THUNK upon acceleration can be unnerving. It can also foreshadow an expensive fix if not diagnosed and corrected before serious damage is done.
One of the most likely places to look for throttle-induced noises is at the joints between the transmission and wheels. U-joints and CV-joints have finite service lives and are designed as weak links in the driveline-they're cheaper and easier to replace than gear-train parts.
If the driveline joints pass muster and the problem still exists, zero in on the motor mounts. These mounts are designed to flex and absorb a certain amount of vibration inherent in any running engine. Over time, the mount's flexible part figuratively becomes arthritic, losing its absorptive its. In more extreme cases, the mount becomes fractured. This can allow the engine to literally clunk around under the hood, rotating under acceleration and other weight-transfer conditions. This engine movement transfers additional stress downstream to other driveline components. In worst-case scenarios, abrupt acceleration or braking can cause worn-out mounts to fail, sending the engine into the radiator or other places. Fan clicks against the radiator shroud is another telltale sign of bad motor mounts.
Motor-mount inspection isn't always easy. The typical mount combines metal mounting surfaces with hard rubber or polyurethane sandwiched in between. This flexible interior substance degrades over age, but even cracked rubber or urethane isn't always detectable to the naked eye. (Black rubber in concealed areas often doesn't reveal the true state of its health.)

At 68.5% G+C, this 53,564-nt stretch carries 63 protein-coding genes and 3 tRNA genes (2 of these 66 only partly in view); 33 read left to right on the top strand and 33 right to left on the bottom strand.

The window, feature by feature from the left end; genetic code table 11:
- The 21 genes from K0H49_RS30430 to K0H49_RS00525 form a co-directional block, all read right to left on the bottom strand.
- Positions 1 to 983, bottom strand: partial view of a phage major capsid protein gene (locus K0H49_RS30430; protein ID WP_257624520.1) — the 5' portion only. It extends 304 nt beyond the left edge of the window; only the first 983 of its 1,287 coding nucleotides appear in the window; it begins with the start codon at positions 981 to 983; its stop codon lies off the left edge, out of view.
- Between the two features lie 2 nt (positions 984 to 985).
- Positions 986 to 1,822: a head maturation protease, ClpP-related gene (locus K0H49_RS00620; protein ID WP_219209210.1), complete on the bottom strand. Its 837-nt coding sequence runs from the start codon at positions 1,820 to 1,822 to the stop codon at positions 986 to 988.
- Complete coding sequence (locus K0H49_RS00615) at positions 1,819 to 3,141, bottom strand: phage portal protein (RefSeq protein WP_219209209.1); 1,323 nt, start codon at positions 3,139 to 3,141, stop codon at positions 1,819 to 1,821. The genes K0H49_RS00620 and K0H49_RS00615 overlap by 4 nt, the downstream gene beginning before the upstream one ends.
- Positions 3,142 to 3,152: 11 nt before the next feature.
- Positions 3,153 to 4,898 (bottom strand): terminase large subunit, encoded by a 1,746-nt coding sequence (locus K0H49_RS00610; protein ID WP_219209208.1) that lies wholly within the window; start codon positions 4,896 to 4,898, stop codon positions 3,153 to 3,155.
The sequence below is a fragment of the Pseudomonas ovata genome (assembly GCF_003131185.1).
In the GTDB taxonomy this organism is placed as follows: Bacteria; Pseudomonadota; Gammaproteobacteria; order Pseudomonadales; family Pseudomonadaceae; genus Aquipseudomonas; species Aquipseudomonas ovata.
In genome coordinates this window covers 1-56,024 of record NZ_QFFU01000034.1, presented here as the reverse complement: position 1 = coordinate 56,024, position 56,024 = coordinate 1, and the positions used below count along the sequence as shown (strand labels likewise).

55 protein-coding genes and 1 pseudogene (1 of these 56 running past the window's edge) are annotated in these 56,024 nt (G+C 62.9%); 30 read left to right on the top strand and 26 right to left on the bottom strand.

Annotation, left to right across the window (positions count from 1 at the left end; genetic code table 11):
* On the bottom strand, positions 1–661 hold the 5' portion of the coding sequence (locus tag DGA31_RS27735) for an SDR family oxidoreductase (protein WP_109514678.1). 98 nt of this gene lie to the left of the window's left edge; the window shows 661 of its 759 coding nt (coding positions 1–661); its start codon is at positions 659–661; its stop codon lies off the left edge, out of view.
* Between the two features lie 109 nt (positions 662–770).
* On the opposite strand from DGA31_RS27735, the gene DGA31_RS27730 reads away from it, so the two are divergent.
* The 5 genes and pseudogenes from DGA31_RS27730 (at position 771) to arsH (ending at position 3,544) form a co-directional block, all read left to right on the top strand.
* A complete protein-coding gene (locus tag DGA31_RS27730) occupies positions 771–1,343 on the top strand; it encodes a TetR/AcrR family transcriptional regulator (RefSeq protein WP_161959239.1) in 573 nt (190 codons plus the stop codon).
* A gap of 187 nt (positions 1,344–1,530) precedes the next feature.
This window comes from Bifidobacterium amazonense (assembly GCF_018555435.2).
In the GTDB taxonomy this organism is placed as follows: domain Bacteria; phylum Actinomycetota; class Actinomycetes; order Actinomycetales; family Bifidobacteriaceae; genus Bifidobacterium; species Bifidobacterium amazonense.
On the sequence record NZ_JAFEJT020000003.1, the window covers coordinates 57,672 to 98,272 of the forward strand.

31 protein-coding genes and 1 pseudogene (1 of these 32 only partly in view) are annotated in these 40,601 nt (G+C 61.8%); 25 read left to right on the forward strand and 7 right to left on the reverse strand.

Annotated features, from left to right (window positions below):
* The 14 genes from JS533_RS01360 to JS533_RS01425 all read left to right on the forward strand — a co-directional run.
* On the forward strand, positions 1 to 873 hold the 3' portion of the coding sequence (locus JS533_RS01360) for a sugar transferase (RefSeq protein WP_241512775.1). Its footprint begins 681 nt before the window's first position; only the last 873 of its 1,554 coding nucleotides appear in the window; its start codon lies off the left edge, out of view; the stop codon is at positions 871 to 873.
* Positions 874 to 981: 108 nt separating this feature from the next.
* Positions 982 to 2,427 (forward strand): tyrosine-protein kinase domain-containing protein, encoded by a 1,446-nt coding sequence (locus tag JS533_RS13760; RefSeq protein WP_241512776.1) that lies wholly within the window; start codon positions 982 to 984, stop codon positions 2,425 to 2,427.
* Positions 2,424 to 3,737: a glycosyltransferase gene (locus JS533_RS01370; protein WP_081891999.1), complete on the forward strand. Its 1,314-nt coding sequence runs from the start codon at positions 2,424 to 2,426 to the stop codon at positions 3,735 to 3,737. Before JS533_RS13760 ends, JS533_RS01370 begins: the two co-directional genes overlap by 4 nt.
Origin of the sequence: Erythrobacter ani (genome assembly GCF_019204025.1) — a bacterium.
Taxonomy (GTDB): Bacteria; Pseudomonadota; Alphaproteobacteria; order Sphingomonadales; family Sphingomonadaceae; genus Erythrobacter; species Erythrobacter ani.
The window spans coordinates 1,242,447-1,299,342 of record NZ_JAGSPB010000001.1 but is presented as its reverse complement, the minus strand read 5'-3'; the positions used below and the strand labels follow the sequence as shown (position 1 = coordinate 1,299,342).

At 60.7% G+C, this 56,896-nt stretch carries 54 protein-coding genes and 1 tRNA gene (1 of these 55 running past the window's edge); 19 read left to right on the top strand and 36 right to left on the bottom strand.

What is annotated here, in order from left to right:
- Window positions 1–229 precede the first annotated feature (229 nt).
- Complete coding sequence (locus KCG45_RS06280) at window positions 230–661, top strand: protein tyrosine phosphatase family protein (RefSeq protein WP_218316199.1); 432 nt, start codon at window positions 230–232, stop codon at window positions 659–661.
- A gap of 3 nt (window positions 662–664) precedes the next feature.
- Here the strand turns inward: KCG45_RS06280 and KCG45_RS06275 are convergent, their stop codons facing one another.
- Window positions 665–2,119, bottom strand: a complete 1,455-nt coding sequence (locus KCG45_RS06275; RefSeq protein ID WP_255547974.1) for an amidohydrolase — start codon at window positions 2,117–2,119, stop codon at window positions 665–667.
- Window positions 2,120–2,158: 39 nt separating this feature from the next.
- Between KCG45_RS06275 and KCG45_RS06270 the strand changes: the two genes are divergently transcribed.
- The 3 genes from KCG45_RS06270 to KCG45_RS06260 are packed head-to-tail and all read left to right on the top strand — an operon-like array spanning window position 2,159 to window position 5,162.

To check motor mounts, consult a service manual for proper procedures for your vehicle. (Obviously, transversely mounted engines are secured differently than longitudinal ones.) The procedure often requires slightly elevating the engine to take its weight off the mounts, something that shouldn't be attempted by the ill-equipped or faint of heart.
> Original-equipment motor mounts usually have a hard-rubber component. For popular/enthusiast-oriented cars and trucks, the aftermarket offers harder-than-rubber polyurethane-core mounts. In general, urethane is more durable than rubber, but it tends to be stiffer, thus absorbing less vibration. Also, some companies manufacture urethane mounts in a variety of colors.
> The motor-mount replacement shown here is on a front-wheel-drive car with little free space in the engine compartment. A hydraulic lift was used to aid photography as well as the actual job. The jackstands-and-creeper method is possible, but is probably more time-consuming.
> Even if only one mount is damaged, consider replacing both at the same time. Lifting the engine's weight off its mounts is the most time-consuming part, so it should only take a few more minutes to replace the other side.
> Always remove the battery's negative cable prior to lifting and securing the vehicle.
> Barring accidents, motor mounts generally have a long service life. Replacing bad ones as soon as possible will limit damage to other components. In many cases, a fresh set of motor mounts will outlast the rest of the car.
> On OE-style mounts, applying a rubber preservative will extend mount life even further.